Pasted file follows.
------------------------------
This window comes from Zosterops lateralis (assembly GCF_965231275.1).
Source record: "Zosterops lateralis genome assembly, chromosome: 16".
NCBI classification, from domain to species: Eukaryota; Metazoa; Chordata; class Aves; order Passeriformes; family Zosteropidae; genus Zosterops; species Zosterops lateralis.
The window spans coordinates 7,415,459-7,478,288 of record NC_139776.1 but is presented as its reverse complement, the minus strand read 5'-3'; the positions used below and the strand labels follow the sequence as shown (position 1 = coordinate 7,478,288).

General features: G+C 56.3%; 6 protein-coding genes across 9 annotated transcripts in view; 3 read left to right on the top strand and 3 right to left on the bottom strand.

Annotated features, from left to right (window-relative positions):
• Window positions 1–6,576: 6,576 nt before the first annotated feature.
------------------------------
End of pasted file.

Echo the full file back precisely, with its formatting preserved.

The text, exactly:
This window comes from Zosterops lateralis (assembly GCF_965231275.1).
Source record: "Zosterops lateralis genome assembly, chromosome: 16".
NCBI classification, from domain to species: Eukaryota; Metazoa; Chordata; class Aves; order Passeriformes; family Zosteropidae; genus Zosterops; species Zosterops lateralis.
The window spans coordinates 7,415,459-7,478,288 of record NC_139776.1 but is presented as its reverse complement, the minus strand read 5'-3'; the positions used below and the strand labels follow the sequence as shown (position 1 = coordinate 7,478,288).

General features: G+C 56.3%; 6 protein-coding genes across 9 annotated transcripts in view; 3 read left to right on the top strand and 3 right to left on the bottom strand.

Annotated features, from left to right (window-relative positions):
• Window positions 1–6,576: 6,576 nt before the first annotated feature.